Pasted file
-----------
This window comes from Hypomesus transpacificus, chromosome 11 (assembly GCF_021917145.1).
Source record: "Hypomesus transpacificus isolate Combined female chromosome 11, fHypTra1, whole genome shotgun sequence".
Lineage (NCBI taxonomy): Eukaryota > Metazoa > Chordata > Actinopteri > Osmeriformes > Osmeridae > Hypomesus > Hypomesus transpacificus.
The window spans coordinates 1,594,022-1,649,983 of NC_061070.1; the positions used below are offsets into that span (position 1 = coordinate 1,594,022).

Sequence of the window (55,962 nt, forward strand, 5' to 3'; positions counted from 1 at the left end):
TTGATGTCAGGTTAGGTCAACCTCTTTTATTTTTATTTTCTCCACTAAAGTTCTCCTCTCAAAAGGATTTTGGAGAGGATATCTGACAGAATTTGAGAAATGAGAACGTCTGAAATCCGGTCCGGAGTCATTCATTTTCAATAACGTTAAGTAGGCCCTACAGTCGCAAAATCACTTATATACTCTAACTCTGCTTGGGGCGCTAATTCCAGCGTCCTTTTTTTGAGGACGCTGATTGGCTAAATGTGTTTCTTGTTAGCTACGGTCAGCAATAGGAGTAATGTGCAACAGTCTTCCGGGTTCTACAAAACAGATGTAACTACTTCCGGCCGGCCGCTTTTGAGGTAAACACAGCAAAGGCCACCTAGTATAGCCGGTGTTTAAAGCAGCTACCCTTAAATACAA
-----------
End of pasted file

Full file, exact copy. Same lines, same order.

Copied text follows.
This window comes from Hypomesus transpacificus, chromosome 11 (assembly GCF_021917145.1).
Source record: "Hypomesus transpacificus isolate Combined female chromosome 11, fHypTra1, whole genome shotgun sequence".
Lineage (NCBI taxonomy): Eukaryota > Metazoa > Chordata > Actinopteri > Osmeriformes > Osmeridae > Hypomesus > Hypomesus transpacificus.
The window spans coordinates 1,594,022-1,649,983 of NC_061070.1; the positions used below are offsets into that span (position 1 = coordinate 1,594,022).

Sequence of the window (55,962 nt, forward strand, 5' to 3'; positions counted from 1 at the left end):
TTGATGTCAGGTTAGGTCAACCTCTTTTATTTTTATTTTCTCCACTAAAGTTCTCCTCTCAAAAGGATTTTGGAGAGGATATCTGACAGAATTTGAGAAATGAGAACGTCTGAAATCCGGTCCGGAGTCATTCATTTTCAATAACGTTAAGTAGGCCCTACAGTCGCAAAATCACTTATATACTCTAACTCTGCTTGGGGCGCTAATTCCAGCGTCCTTTTTTTGAGGACGCTGATTGGCTAAATGTGTTTCTTGTTAGCTACGGTCAGCAATAGGAGTAATGTGCAACAGTCTTCCGGGTTCTACAAAACAGATGTAACTACTTCCGGCCGGCCGCTTTTGAGGTAAACACAGCAAAGGCCACCTAGTATAGCCGGTGTTTAAAGCAGCTACCCTTAAATACAA